LONDON (Reuters) - Chelsea said on Monday they had banned four supporters from matches pending an investigation into alleged racial abuse of Manchester City forward Raheem Sterling.
The incident involving the 24-year-old England international occurred during City's 2-0 Premier League defeat at Stamford Bridge on Saturday.
Chelsea said they were "fully supporting" a police investigation launched after a video posted online showed Sterling being shouted at by a fan as he went to collect the ball from behind the goal.
Asked about the remarks the fan made, Sterling told journalists on Sunday he "had to laugh" because he expected no better, adding that newspapers were "unacceptable" in their portrayal of young black players.
The Professional Footballers' Association (PFA) said harsh treatment that Sterling was receiving from the media was fuelling racism on the terraces, reports of which had increased from last season.
"We commend Raheem for his professionalism during the incident," the PFA - the trade union for players in England - said in a statement.
"We stand with him in calling for the press to consider the coverage of all footballers carefully, and to end their imbalanced coverage aimed at young, black players.
"We have been aware for a few months of the targeting Raheem faces in the press, it is evident that he is often singled out and treated more harshly than his colleagues."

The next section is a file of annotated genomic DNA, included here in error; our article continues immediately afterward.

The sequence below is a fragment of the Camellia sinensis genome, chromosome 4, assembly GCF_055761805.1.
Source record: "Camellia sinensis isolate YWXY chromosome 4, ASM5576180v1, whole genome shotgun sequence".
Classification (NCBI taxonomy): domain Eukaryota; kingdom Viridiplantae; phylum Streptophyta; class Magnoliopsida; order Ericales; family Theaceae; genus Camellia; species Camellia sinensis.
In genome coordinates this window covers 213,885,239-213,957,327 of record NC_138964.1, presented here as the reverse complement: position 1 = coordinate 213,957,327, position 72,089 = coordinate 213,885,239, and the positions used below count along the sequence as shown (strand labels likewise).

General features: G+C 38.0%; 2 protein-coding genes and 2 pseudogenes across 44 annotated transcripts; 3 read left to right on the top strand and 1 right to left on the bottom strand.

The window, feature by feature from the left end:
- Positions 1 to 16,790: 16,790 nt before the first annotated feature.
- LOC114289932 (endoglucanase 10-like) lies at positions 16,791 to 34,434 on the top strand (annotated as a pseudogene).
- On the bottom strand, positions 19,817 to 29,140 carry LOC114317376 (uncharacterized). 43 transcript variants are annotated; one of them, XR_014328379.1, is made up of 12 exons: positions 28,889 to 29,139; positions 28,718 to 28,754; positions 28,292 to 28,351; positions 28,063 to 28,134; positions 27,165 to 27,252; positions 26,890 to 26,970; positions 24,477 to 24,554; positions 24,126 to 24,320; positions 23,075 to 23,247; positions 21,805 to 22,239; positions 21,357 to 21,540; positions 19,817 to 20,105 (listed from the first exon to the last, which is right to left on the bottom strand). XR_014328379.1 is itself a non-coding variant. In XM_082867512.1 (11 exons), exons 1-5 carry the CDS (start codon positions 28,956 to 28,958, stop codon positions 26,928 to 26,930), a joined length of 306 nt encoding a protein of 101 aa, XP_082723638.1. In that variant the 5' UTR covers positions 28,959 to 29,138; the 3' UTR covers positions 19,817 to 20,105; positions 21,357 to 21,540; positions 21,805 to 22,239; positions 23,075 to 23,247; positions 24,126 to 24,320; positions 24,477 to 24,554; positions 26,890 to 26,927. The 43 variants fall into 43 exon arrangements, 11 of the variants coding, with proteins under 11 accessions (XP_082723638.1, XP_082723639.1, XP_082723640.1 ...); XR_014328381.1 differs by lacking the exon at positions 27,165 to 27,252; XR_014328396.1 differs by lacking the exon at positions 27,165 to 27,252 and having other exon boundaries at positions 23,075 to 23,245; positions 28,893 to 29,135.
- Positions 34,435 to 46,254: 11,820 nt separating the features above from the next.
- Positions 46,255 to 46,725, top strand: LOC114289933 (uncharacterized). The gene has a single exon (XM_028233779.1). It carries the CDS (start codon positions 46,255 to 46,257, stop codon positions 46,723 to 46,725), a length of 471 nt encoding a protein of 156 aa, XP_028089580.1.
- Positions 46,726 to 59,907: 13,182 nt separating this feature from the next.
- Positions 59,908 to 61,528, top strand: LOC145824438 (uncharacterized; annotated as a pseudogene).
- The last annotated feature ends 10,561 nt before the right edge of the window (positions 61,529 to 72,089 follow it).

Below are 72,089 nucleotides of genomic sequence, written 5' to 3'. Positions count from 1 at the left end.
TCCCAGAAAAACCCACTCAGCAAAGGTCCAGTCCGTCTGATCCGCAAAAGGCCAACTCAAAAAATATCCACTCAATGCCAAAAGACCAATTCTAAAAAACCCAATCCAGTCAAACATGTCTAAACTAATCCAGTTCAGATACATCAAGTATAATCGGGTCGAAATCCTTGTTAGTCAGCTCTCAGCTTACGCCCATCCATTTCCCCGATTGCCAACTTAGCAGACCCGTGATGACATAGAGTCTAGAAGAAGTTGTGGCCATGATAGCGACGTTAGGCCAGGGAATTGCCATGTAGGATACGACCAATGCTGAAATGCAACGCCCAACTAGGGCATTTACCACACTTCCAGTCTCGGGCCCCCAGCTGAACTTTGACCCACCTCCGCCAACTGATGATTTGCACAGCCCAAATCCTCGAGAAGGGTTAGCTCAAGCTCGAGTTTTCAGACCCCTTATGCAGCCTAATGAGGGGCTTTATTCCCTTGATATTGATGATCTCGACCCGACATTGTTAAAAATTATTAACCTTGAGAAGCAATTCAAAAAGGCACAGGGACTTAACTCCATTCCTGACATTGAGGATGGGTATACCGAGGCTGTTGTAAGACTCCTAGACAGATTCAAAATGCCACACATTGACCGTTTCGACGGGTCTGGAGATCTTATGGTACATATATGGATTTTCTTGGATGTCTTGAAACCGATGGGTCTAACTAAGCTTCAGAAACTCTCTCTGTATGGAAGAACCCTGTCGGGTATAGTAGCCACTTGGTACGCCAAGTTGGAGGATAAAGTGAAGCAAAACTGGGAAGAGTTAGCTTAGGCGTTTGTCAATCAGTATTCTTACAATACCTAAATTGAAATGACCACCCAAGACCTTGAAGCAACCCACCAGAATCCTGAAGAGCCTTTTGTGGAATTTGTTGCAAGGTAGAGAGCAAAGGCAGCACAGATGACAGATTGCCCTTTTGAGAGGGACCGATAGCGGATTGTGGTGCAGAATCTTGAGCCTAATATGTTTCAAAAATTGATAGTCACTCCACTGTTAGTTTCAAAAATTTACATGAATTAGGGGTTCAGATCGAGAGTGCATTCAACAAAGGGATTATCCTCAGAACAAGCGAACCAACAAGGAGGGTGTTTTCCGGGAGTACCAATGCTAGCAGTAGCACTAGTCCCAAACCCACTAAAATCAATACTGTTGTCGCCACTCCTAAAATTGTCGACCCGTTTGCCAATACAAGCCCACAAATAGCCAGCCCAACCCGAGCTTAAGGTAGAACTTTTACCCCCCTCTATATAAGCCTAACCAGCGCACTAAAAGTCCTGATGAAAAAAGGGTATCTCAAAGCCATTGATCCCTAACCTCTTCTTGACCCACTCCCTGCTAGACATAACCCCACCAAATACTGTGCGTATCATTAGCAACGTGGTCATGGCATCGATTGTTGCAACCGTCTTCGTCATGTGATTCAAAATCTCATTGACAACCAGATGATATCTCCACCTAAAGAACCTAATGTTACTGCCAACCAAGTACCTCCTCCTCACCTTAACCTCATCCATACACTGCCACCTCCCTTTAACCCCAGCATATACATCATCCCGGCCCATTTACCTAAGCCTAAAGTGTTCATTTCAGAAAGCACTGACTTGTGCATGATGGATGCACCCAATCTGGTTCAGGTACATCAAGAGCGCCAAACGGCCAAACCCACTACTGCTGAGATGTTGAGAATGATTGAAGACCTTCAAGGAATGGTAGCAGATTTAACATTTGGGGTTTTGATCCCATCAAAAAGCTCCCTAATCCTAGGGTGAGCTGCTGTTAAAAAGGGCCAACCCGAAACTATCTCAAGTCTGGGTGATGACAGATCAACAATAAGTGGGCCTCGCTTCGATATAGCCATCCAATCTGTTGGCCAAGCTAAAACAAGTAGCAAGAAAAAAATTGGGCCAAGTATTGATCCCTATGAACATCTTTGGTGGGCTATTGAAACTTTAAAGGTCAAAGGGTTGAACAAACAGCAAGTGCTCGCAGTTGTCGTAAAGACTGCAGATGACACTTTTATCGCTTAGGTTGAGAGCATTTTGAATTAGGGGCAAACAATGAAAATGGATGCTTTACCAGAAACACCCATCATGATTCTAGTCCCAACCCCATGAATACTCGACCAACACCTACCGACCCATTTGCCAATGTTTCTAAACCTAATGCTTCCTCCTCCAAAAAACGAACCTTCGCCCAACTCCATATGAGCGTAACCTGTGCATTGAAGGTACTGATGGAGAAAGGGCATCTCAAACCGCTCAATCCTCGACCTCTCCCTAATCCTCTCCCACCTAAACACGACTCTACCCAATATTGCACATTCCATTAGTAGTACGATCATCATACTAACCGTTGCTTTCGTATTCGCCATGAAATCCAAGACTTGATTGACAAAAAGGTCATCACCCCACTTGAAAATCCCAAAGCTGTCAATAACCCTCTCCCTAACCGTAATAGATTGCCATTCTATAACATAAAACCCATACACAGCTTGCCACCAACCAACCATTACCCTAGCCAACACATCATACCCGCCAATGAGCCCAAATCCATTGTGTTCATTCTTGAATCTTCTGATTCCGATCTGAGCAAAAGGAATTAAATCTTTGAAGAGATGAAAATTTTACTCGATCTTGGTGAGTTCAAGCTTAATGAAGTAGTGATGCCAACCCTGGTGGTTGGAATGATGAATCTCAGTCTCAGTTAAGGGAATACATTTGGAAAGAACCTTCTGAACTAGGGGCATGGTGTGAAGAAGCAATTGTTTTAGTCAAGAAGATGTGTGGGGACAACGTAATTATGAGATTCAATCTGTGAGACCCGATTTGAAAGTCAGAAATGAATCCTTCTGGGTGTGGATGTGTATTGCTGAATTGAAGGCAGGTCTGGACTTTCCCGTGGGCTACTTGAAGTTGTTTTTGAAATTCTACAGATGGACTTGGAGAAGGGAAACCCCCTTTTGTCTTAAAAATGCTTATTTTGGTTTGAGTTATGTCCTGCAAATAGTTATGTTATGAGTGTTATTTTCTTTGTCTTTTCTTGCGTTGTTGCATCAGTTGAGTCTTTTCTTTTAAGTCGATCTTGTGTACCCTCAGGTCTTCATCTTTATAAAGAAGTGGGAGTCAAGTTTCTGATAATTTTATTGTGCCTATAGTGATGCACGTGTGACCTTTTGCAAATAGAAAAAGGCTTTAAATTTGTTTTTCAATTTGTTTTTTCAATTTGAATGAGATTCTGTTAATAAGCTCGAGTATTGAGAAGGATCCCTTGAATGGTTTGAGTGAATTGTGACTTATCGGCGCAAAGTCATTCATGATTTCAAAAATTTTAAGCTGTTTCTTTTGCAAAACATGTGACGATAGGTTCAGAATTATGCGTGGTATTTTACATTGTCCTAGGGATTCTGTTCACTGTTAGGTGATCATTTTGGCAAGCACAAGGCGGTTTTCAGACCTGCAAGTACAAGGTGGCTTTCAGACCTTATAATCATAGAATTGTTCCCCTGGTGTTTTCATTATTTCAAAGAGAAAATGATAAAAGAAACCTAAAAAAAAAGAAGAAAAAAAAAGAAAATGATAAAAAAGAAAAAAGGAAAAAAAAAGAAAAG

No arrests were made after Saturday's match but the Metropolitan Police said they would review footage to determine whether any racist abuse took place.
Anti-discrimination charity Kick It Out said last month that reports of discriminatory abuse within football were up 11 percent from last season.
"While it may be true that no racial slurs have been used in the press coverage received by Raheem and others, we are in no doubt that the negative narrative influences public opinion and emboldens racist rhetoric," the PFA added.
Former international John Barnes, who like Sterling played for England and Liverpool and faced racist abuse during his career, said the issue of discrimination went beyond the pitch.
"More often than not the media influences society... The only way we can change racism is if we change the perception of the average black person in the street and then you will have many more average black people being given what they deserve," the 55-year-old told the BBC.
"It's a very long-term process, we're talking about hundreds of years of indoctrination ensuring that there are certain groups of people who are more worthy than others."
(Reporting by Christian Radnedge and Hardik Vyas,; Editing by Ed Osmond and John Stonestreet)